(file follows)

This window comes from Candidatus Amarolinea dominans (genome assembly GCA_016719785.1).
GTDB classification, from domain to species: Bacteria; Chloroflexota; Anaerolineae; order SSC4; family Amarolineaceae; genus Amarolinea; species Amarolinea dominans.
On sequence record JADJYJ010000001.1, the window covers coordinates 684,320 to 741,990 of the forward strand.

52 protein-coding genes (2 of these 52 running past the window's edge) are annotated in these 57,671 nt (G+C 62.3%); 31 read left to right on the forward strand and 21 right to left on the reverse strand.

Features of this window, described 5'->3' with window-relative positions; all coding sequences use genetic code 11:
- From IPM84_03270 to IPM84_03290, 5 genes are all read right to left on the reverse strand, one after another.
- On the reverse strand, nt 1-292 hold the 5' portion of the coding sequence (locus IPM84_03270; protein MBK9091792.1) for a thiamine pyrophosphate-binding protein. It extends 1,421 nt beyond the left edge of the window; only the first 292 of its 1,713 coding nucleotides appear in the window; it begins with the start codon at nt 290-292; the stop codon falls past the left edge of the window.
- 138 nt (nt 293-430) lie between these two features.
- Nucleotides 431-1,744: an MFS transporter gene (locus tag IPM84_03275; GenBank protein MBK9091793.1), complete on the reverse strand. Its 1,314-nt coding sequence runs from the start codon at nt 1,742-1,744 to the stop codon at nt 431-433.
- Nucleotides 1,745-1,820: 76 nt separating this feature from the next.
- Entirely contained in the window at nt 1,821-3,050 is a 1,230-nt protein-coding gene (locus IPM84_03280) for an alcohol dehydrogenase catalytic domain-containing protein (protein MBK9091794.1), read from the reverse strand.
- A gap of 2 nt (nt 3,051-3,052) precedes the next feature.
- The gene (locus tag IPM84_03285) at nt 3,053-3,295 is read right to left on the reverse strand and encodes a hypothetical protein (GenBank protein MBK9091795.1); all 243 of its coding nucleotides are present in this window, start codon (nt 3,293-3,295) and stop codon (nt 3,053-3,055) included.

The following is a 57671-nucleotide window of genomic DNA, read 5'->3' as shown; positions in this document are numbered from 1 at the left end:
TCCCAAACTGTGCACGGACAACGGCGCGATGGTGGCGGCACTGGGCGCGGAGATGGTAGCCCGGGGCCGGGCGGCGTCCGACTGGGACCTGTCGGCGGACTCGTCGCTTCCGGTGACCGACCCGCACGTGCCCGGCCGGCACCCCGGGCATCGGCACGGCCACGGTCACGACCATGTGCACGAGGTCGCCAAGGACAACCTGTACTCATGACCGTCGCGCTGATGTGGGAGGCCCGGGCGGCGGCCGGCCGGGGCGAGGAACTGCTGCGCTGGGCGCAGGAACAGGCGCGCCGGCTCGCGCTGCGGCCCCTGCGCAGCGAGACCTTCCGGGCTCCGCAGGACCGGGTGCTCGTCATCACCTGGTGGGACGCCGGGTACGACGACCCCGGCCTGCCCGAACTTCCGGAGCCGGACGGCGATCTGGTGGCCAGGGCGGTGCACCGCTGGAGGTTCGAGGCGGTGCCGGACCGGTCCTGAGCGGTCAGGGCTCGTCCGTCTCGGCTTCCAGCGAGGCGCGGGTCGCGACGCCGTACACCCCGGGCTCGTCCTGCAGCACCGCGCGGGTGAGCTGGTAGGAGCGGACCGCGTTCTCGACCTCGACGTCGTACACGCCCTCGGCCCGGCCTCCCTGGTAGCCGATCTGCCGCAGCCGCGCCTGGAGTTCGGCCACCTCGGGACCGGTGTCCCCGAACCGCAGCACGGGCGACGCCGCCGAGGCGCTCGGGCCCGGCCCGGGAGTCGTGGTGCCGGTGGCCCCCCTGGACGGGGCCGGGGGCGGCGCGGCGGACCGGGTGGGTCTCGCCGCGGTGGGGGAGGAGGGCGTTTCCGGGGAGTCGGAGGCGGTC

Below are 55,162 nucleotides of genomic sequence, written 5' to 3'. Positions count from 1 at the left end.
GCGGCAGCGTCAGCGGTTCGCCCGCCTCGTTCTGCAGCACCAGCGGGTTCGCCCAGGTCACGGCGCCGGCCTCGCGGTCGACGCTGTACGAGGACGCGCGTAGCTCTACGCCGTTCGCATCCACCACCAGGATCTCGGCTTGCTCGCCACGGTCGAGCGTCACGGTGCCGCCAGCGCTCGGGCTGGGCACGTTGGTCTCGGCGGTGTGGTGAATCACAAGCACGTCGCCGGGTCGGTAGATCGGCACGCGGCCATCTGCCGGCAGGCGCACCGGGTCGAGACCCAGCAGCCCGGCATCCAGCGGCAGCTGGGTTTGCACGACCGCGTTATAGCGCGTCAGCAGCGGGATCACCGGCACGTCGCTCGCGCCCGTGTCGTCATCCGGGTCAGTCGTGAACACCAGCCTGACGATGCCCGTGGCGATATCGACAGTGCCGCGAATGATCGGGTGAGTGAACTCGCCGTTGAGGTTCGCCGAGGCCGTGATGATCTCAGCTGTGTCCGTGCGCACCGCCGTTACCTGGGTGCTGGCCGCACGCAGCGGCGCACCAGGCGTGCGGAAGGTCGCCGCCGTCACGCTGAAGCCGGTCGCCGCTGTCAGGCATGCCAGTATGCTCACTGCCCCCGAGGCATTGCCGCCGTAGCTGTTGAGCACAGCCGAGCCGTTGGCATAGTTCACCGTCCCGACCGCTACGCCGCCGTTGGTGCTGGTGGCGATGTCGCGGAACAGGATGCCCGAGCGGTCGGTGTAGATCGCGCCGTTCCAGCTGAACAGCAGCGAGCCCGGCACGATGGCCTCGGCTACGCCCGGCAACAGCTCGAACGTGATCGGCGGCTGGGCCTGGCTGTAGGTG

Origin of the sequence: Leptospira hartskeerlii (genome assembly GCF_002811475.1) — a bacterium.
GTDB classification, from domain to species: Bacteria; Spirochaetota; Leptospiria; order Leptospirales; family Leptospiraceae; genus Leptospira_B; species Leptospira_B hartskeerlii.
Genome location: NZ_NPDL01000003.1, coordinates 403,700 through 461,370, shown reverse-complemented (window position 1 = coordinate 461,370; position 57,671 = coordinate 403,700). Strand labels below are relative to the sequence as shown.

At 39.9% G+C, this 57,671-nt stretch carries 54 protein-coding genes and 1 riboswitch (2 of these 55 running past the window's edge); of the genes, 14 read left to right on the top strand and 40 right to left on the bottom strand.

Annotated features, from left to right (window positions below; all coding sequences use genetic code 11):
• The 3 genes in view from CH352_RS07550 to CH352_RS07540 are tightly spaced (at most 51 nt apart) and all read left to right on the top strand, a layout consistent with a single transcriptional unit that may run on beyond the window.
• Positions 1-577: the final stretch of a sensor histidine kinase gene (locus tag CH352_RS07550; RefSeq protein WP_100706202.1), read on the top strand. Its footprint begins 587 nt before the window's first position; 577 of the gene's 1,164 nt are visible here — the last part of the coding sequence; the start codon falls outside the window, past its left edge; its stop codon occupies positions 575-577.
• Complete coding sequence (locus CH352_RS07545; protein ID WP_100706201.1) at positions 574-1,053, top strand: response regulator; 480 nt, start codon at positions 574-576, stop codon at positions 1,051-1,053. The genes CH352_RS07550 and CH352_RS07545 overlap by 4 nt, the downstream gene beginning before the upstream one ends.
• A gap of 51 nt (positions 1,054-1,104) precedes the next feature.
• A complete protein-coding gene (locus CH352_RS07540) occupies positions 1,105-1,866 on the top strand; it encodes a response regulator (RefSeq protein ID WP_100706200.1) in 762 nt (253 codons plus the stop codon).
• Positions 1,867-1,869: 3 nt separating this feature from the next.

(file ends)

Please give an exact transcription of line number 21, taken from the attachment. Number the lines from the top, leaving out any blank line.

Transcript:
At 39.9% G+C, this 57,671-nt stretch carries 54 protein-coding genes and 1 riboswitch (2 of these 55 running past the window's edge); of the genes, 14 read left to right on the top strand and 40 right to left on the bottom strand.